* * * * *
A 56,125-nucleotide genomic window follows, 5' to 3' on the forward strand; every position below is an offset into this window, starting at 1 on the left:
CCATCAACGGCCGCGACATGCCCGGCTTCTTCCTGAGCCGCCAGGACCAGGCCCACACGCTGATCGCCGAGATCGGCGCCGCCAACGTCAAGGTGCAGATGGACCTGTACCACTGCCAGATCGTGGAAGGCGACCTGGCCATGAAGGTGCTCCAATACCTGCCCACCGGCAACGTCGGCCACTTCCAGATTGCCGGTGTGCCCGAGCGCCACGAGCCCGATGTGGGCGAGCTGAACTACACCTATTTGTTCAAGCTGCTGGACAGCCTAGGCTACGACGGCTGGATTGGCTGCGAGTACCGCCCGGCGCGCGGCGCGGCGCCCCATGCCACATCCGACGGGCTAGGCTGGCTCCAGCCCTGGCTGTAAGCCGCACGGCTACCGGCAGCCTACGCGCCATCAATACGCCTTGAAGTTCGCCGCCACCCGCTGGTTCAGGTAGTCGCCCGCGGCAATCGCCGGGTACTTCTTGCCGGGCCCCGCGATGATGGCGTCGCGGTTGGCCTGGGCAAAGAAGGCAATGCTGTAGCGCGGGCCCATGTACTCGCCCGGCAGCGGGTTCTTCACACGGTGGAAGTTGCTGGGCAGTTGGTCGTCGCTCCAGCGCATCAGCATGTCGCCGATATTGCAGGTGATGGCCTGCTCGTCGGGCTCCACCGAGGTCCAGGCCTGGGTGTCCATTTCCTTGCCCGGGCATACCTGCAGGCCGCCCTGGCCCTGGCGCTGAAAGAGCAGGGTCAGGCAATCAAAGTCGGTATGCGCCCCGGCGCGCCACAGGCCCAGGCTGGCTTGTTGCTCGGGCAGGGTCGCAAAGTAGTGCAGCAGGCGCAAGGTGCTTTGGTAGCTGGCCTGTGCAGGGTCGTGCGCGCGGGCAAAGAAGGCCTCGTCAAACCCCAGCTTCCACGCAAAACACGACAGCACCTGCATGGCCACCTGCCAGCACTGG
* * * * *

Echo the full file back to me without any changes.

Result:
A 56,125-nucleotide genomic window follows, 5' to 3' on the forward strand; every position below is an offset into this window, starting at 1 on the left:
CCATCAACGGCCGCGACATGCCCGGCTTCTTCCTGAGCCGCCAGGACCAGGCCCACACGCTGATCGCCGAGATCGGCGCCGCCAACGTCAAGGTGCAGATGGACCTGTACCACTGCCAGATCGTGGAAGGCGACCTGGCCATGAAGGTGCTCCAATACCTGCCCACCGGCAACGTCGGCCACTTCCAGATTGCCGGTGTGCCCGAGCGCCACGAGCCCGATGTGGGCGAGCTGAACTACACCTATTTGTTCAAGCTGCTGGACAGCCTAGGCTACGACGGCTGGATTGGCTGCGAGTACCGCCCGGCGCGCGGCGCGGCGCCCCATGCCACATCCGACGGGCTAGGCTGGCTCCAGCCCTGGCTGTAAGCCGCACGGCTACCGGCAGCCTACGCGCCATCAATACGCCTTGAAGTTCGCCGCCACCCGCTGGTTCAGGTAGTCGCCCGCGGCAATCGCCGGGTACTTCTTGCCGGGCCCCGCGATGATGGCGTCGCGGTTGGCCTGGGCAAAGAAGGCAATGCTGTAGCGCGGGCCCATGTACTCGCCCGGCAGCGGGTTCTTCACACGGTGGAAGTTGCTGGGCAGTTGGTCGTCGCTCCAGCGCATCAGCATGTCGCCGATATTGCAGGTGATGGCCTGCTCGTCGGGCTCCACCGAGGTCCAGGCCTGGGTGTCCATTTCCTTGCCCGGGCATACCTGCAGGCCGCCCTGGCCCTGGCGCTGAAAGAGCAGGGTCAGGCAATCAAAGTCGGTATGCGCCCCGGCGCGCCACAGGCCCAGGCTGGCTTGTTGCTCGGGCAGGGTCGCAAAGTAGTGCAGCAGGCGCAAGGTGCTTTGGTAGCTGGCCTGTGCAGGGTCGTGCGCGCGGGCAAAGAAGGCCTCGTCAAACCCCAGCTTCCACGCAAAACACGACAGCACCTGCATGGCCACCTGCCAGCACTGG